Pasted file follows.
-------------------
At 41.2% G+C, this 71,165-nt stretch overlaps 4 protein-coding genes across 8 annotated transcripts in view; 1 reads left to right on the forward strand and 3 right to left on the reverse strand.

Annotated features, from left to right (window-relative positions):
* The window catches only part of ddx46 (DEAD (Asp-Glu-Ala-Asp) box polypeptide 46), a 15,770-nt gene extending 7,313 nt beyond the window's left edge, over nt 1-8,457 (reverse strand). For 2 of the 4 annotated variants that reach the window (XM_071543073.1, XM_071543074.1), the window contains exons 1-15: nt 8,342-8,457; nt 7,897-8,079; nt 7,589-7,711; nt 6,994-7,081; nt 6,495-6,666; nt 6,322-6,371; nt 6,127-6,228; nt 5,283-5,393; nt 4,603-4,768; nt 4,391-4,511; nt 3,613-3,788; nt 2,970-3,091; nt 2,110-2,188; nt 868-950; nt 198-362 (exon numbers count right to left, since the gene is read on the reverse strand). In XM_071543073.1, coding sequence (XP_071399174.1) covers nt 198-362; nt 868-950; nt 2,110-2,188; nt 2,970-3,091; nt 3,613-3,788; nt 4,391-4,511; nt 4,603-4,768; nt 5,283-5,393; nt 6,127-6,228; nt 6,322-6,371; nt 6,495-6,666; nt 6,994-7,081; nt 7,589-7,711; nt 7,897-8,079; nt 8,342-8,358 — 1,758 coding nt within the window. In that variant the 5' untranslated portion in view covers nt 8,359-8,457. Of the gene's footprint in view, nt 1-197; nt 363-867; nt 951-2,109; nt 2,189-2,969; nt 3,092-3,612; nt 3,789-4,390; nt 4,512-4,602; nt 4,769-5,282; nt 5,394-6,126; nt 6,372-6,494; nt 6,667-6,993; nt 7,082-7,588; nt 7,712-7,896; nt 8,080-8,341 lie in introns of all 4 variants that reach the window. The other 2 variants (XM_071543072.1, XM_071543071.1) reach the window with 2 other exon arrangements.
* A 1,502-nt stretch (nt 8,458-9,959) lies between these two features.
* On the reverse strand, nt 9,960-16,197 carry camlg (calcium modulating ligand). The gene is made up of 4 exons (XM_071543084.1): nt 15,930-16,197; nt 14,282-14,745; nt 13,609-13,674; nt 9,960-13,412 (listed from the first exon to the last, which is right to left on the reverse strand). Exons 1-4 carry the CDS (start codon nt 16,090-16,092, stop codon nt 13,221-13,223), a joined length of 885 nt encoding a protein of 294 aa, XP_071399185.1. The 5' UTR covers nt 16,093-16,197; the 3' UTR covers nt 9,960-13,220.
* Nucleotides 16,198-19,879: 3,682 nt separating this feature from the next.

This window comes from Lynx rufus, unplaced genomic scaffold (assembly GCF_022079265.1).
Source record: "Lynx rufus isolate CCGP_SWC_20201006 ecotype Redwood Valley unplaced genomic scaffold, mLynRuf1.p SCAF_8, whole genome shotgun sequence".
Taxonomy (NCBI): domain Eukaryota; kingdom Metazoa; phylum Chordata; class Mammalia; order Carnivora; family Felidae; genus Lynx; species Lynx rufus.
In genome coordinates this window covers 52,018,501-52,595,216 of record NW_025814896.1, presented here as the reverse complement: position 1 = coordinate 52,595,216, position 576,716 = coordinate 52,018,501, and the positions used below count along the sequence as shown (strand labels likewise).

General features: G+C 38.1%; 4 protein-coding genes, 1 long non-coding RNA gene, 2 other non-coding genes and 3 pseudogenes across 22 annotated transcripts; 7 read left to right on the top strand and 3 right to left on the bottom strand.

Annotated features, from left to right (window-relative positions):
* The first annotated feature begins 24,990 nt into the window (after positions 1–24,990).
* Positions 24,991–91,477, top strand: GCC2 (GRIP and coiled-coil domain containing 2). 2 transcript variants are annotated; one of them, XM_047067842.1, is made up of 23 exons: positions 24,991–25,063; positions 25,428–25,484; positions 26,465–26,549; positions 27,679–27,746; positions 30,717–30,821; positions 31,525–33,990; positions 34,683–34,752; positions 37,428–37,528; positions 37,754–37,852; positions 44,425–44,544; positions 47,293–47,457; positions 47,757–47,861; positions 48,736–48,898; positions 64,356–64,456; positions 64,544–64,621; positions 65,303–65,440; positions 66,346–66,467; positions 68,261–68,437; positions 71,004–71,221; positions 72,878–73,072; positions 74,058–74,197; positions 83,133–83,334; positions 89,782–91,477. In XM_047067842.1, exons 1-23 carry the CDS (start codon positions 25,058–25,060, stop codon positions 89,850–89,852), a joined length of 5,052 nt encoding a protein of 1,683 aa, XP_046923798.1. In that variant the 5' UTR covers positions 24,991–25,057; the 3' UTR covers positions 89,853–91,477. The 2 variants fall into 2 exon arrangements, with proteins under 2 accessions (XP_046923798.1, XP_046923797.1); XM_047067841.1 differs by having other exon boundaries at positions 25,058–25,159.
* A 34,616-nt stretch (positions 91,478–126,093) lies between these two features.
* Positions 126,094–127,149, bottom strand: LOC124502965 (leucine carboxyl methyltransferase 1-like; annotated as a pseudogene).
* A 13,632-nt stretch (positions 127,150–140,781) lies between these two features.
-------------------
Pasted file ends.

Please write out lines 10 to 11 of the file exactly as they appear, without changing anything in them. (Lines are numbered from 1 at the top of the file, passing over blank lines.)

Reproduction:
In genome coordinates this window covers 52,018,501-52,595,216 of record NW_025814896.1, presented here as the reverse complement: position 1 = coordinate 52,595,216, position 576,716 = coordinate 52,018,501, and the positions used below count along the sequence as shown (strand labels likewise).

General features: G+C 38.1%; 4 protein-coding genes, 1 long non-coding RNA gene, 2 other non-coding genes and 3 pseudogenes across 22 annotated transcripts; 7 read left to right on the top strand and 3 right to left on the bottom strand.